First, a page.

That’s Why They Play the Game


It’s all about the hype. The spin. The pundits. The experts. The talking heads. The facts. The data. The insight. The intangibles. The inside scoop. The interpretations. The trends. The analysis. The speculation. The predictions. The records. The historical contexts. The powers that be. The informed conclusions. Really?

No…not really.

Every year for two weeks leading up to Super Bowl Sunday, experts fill hours of airtime making the case for who will win the big game…a one-shot-deal to claim the NFL championship. They look at conferences, rankings, previous performances, position-by-position match-ups, who plays better at home or on the road, injuries, benchings, weather, scandals, human interest stories…if there’s a way to make the case for why each team will win, it is made…and it is made convincingly.

And long after the hype and hyperbole have been exhausted, it’s time for kickoff. And all the posing and posturing about the outcome goes out the window. Some favorites win. Some underdogs surprise. And while some general statements can be made about historical trends, perennial contenders and the have and have-not franchises, there is only so much rhyme and reason as to the outcome once the game begins. All the talk means nothing. Any given team can beat any other team on any given day. That’s why they play the game.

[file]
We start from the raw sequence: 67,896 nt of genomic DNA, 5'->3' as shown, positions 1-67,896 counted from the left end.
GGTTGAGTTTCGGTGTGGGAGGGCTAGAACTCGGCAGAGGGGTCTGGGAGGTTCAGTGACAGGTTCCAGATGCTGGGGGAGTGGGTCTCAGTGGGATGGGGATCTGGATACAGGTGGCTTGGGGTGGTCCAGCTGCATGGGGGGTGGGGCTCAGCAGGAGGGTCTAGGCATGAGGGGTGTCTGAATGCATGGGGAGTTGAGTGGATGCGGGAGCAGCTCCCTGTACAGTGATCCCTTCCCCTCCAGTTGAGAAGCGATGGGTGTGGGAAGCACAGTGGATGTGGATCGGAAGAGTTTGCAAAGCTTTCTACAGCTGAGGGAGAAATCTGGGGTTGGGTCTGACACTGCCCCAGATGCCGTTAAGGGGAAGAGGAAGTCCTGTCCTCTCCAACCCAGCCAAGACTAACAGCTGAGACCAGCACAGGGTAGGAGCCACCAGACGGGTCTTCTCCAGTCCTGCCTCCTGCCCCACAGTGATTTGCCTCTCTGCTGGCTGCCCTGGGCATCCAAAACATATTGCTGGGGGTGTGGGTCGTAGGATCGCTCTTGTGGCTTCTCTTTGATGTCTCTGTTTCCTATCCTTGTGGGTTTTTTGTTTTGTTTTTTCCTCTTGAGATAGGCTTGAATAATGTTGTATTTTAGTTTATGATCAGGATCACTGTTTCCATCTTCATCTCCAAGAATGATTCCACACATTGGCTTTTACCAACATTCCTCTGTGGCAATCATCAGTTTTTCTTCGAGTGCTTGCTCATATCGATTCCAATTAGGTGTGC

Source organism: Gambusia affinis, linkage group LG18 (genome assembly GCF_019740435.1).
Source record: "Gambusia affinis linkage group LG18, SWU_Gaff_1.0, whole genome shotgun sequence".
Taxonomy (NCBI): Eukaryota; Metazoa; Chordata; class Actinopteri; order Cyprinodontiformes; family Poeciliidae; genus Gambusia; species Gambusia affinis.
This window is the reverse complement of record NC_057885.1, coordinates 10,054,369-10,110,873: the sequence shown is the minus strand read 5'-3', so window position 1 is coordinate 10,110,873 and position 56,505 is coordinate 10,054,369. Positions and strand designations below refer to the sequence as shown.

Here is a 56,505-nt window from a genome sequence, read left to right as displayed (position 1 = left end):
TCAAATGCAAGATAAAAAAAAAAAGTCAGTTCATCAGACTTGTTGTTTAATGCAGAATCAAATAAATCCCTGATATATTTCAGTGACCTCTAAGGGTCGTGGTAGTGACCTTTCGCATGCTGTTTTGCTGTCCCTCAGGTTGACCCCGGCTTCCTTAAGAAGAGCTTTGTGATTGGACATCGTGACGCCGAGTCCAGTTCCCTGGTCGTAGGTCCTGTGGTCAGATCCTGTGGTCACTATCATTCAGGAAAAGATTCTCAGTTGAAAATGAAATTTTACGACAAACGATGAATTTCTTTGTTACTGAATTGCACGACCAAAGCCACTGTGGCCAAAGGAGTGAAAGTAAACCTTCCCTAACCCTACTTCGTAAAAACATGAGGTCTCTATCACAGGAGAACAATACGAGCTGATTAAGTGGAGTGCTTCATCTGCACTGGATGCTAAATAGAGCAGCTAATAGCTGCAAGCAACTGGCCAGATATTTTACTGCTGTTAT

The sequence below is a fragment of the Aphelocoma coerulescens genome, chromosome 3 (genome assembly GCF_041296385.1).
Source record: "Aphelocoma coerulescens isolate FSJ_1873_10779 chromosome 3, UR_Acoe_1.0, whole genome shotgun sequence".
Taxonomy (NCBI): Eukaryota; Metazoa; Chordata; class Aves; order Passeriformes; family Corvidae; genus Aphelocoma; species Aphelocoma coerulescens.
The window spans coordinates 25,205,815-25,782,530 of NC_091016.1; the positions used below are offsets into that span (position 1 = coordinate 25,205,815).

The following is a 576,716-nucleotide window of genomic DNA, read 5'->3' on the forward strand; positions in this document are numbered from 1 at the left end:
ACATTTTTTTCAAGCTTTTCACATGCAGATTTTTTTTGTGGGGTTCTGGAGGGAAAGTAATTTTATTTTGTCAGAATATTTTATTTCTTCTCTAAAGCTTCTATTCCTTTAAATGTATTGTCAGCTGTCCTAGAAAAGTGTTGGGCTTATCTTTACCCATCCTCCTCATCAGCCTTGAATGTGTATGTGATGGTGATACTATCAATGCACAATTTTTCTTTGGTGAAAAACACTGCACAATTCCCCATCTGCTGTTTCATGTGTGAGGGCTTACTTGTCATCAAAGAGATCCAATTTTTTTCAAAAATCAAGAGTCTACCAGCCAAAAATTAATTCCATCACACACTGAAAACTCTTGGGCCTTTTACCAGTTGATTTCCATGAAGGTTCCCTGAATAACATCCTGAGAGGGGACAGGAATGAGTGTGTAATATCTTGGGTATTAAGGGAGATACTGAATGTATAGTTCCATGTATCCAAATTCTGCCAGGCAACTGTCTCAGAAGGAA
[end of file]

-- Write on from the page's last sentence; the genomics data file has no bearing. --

What does this mean for education? Well, we have a lot of self-interested, self-proclaimed experts putting their spin on what is happening and what is going to happen in classrooms. They have a lot of money, power and influence on their side…access to media and entertainment and corporate resources…it can certainly appear and sound like they know what they’re talking about. But where does the rubber meet the road in public education? In the classroom. All the politicians and philanthropists and administrators and data analysts may have their say, but at the end of the day it is the teacher and student who make it happen.

What can we infer from this?

  • People love the anticipation of the unknown…the adrenaline rush and the hype, but ultimately events play themselves out in the present moment.
  • Posing and posturing get a lot of attention, but in the final analysis it’s all about performance.
  • Money, knowledge and power provide advantages, but they do not control outcomes.
  • People can manipulate perceptions, but in the end reality always bears itself out.
  • Teachers, more than anyone else, will determine the future of education.
  • You can prove all the “experts” wrong.

Make a difference in the moment. Right now. Nothing else matters. You have control over your performance…your accomplishments…your legacy. No one else.

And there’s a certain satisfaction with proving the soothsayers wrong. Truman defeating Dewey for the presidency. The Jets beating the Colts in Super Bowl III. Everyday citizens bringing down the Berlin Wall. It didn’t matter who had the perceived upper-hand or who predicted what…all that mattered was the outcome.

So stop listening to the pundits. Get your game on, get back out there and give it everything you’ve got. Don’t let the voices on the sidelines get in your head. Sure they can have their say. But in the end, it’s up to you. You own the endgame.

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